Google took its two newest steps on the march toward world domination this week, first rolling out a feature that lets people make free phone calls from Gmail, and then introducing real-time searching of fast-updating information, like tweets.
The first initiative is off to a hot start. Gmail users placed more than a million phone calls through Google on the service’s first day Wednesday.
Calling from within Gmail, by contrast, requires nothing more than installing a small plug-in program (available for Windows XP or newer, Mac OS X 10.4 or newer and some versions of Linux) and logging into Gmail. Click the “Call phone” link to the left of your inbox, type in a number, click the big blue “Call” button and things proceed as if you had just finished spinning a Bell System phone’s rotary dial [Washington Post].
Scientists have cranked through the numbers and determined that no matter how you mangle a Rubik’s Cube, if you’re doing it right you can theoretically solve the puzzle in 20 moves or fewer. By doing it right, we mean doing it like a supercomputer: Researchers tapped Google’s spare computing power to burn through the Cube’s 43,252,003,274,489,856,000 starting positions.
Even given Google’s processing power, the team–which included a mathematician, a Google engineer, a math teacher, and a programmer–could not solve the problem using brute force alone. They had to take all the starting positions and divide them into more manageable chunks, 2.2 billion smaller groups called “corsets,” which Google’s computers could solve simultaneously.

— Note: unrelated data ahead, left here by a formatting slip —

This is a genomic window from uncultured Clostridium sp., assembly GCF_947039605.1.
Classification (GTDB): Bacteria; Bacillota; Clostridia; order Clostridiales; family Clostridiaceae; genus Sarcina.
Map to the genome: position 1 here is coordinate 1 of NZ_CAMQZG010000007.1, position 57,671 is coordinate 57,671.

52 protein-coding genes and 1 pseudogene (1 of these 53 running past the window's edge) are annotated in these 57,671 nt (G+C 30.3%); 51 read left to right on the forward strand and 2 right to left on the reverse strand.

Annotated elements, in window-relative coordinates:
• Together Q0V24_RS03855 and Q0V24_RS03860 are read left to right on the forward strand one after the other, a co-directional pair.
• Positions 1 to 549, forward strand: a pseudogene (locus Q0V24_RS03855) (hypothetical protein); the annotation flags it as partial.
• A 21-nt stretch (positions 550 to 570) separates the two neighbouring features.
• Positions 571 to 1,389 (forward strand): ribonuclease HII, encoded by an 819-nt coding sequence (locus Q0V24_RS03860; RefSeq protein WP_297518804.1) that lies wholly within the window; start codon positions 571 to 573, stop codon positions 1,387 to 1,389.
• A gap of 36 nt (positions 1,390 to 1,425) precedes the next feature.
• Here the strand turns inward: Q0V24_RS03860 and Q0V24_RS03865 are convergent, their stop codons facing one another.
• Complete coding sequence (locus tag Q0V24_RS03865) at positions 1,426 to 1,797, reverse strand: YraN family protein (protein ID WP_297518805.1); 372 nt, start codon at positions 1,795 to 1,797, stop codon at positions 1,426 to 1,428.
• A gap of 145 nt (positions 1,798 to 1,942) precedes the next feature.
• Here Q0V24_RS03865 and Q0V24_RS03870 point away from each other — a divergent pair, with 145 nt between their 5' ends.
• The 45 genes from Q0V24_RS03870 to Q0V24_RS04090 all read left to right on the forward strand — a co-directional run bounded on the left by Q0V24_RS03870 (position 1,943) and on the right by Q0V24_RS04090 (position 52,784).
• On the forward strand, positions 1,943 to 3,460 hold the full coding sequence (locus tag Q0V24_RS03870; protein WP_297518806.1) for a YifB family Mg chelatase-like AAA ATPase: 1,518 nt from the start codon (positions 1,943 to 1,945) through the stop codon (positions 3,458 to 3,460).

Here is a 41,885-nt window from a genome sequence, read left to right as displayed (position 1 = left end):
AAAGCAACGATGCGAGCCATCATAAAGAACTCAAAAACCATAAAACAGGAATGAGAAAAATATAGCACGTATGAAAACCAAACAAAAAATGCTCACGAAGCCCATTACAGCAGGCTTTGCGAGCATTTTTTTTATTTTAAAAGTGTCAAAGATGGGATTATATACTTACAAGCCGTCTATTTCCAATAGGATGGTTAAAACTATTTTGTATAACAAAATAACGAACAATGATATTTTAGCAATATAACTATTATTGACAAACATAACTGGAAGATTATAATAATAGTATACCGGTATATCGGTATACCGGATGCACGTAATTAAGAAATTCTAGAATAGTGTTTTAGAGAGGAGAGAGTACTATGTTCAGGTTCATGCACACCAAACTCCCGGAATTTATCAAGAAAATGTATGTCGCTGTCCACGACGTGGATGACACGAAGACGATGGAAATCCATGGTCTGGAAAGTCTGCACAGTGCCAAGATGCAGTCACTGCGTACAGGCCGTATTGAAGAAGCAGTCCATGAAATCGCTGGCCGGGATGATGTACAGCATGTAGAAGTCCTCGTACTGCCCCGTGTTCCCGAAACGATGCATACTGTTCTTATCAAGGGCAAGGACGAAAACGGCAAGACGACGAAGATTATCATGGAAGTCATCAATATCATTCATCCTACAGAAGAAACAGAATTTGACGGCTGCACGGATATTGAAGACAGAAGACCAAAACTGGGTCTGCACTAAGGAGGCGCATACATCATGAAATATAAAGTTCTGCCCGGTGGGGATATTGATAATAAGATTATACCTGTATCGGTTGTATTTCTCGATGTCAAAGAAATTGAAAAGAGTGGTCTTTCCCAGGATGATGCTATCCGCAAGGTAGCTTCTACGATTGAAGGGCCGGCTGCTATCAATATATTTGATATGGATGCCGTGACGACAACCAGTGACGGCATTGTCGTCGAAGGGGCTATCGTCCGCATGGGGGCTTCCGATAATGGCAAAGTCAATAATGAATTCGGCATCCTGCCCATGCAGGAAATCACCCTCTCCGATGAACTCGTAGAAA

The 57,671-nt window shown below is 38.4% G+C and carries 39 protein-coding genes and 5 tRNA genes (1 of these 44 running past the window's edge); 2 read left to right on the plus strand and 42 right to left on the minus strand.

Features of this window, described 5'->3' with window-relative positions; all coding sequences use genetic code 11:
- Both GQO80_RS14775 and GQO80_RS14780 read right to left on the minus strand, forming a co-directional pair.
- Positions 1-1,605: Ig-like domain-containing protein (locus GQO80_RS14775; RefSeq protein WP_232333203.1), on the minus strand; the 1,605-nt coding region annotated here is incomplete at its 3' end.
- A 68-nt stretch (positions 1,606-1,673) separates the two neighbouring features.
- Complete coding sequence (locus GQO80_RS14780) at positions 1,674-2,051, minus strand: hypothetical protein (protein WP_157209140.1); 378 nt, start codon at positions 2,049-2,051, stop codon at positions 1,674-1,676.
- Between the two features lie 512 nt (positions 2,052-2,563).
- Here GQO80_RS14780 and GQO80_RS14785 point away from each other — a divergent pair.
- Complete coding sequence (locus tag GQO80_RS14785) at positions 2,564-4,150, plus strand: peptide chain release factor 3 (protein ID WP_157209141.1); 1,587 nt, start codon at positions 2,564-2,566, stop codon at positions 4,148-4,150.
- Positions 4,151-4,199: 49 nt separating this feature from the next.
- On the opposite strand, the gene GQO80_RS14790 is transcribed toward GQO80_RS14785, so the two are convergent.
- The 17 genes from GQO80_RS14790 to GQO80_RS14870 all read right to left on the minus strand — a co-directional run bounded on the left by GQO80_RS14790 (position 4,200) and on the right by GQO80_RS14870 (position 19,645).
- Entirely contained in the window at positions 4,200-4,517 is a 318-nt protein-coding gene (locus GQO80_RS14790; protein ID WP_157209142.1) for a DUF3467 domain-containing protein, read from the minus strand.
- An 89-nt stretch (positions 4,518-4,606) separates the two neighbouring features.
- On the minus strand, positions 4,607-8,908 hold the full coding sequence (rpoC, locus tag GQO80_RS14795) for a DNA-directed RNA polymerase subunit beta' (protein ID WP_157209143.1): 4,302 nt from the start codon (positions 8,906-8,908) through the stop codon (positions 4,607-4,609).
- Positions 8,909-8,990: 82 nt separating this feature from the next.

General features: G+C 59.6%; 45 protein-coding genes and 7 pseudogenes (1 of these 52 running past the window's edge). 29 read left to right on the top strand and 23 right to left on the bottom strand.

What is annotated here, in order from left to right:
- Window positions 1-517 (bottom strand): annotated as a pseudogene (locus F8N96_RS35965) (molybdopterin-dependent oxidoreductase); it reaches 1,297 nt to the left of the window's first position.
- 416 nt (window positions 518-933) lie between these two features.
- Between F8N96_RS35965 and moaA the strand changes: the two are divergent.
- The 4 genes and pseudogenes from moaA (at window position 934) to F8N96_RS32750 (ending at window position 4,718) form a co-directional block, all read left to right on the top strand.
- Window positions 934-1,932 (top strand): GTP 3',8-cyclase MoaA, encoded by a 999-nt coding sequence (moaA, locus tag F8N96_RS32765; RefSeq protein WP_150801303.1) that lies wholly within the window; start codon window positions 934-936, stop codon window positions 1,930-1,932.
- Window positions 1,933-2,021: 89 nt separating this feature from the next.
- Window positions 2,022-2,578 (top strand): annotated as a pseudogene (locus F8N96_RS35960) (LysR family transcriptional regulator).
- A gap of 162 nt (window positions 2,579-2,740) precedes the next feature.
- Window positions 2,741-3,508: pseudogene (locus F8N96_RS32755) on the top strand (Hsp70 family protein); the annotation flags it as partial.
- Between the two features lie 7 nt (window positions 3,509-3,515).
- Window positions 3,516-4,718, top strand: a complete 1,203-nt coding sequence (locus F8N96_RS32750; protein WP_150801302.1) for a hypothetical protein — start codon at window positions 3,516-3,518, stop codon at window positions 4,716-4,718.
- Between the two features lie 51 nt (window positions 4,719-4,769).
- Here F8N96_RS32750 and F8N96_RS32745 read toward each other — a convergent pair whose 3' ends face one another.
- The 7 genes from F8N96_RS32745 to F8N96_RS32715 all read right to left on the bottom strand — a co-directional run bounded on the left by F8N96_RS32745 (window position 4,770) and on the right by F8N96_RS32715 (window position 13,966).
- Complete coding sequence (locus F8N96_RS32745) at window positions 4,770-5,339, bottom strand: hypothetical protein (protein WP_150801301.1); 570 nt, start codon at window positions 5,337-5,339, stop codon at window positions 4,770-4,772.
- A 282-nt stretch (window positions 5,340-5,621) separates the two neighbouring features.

“The primary breakthrough was figuring out a way to solve so many positions, all at once, at such a fast rate,” says Tomas Rokicki, a programmer from Palo Alto, California, who has spent 15 years searching for the minimum number of moves guaranteed to solve any configuration of the Rubik’s cube. [New Scientist]
Yesterday, Google and Verizon posted their joint policy proposal for internet regulation. The proposal suggests a legislative framework for Congress regarding our current “open internet.” An open internet means all bits are treated the same: internet service providers process every internet content provider’s information at the same speed–YouTube or Hulu, Wikipedia or Britannica. Though the Google Verizon plan is titled “a joint policy proposal for an open Internet,” it leaves some internet neutrality champions concerned; the plan does not address wireless service regulation and allows exceptions to the open internet standard for special broadband services.
We’ll break down the possible implications of this move, but first, a briefing on the basics.
What is an example of an alternative to our open internet? Internet content providers could pay more to get their information to you more quickly–like paying for a plane ticket instead of taking the bus. Since October of 2009, Verizon and Google have issued a shared statement of principles, submitted a joint filing to the FCC, and published a joint op-ed on net neutrality. But after talks between the two companies, a New York Times article and others asked if Google–a self-proclaimed proponent of net neutrality–might pay Verizon to get information to users more quickly, thus ending our net neutral system.